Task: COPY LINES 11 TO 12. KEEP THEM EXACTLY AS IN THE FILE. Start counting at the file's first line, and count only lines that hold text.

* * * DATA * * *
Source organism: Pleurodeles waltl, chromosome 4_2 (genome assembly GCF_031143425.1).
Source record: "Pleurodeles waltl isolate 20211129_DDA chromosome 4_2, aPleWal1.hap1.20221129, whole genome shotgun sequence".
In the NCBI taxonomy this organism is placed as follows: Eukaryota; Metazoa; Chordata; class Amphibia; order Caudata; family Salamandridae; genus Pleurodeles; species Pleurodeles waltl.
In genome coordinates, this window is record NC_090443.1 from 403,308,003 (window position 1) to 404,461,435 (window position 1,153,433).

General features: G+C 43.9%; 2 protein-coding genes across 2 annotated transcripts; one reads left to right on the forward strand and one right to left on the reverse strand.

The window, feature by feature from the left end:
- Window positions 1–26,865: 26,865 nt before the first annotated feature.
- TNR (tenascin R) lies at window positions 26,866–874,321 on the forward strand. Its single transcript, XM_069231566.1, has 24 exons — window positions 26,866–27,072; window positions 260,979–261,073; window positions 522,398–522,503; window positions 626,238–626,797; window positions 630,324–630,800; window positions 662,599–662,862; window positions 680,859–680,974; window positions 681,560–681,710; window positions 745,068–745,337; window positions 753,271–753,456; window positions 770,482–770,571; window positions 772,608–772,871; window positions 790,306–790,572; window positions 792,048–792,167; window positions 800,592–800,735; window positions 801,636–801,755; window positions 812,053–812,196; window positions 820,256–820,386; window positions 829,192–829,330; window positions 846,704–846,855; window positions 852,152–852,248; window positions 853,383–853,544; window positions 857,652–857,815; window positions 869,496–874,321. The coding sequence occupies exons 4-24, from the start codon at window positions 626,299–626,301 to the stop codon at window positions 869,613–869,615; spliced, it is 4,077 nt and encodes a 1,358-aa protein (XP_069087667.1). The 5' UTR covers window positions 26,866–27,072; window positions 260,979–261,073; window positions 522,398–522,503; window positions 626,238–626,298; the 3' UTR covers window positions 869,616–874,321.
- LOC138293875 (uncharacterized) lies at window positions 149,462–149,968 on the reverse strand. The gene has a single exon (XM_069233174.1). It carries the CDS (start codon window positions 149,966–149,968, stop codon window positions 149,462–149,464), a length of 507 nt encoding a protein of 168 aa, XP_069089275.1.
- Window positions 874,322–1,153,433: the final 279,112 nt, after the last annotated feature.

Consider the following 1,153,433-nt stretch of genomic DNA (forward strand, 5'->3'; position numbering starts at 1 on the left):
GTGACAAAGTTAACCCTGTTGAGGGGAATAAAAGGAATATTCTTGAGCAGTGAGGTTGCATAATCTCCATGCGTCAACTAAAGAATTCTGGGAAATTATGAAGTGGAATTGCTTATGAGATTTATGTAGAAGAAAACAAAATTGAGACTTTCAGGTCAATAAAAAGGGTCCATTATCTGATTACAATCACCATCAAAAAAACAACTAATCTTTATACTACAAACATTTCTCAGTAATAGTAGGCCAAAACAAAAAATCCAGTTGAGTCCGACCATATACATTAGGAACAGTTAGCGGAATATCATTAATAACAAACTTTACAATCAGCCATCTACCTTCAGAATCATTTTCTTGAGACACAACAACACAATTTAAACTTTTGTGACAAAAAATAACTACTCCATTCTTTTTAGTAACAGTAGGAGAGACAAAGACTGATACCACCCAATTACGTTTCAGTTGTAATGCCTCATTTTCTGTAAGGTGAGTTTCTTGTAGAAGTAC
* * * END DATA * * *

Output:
Consider the following 1,153,433-nt stretch of genomic DNA (forward strand, 5'->3'; position numbering starts at 1 on the left):
GTGACAAAGTTAACCCTGTTGAGGGGAATAAAAGGAATATTCTTGAGCAGTGAGGTTGCATAATCTCCATGCGTCAACTAAAGAATTCTGGGAAATTATGAAGTGGAATTGCTTATGAGATTTATGTAGAAGAAAACAAAATTGAGACTTTCAGGTCAATAAAAAGGGTCCATTATCTGATTACAATCACCATCAAAAAAACAACTAATCTTTATACTACAAACATTTCTCAGTAATAGTAGGCCAAAACAAAAAATCCAGTTGAGTCCGACCATATACATTAGGAACAGTTAGCGGAATATCATTAATAACAAACTTTACAATCAGCCATCTACCTTCAGAATCATTTTCTTGAGACACAACAACACAATTTAAACTTTTGTGACAAAAAATAACTACTCCATTCTTTTTAGTAACAGTAGGAGAGACAAAGACTGATACCACCCAATTACGTTTCAGTTGTAATGCCTCATTTTCTGTAAGGTGAGTTTCTTGTAGAAGTAC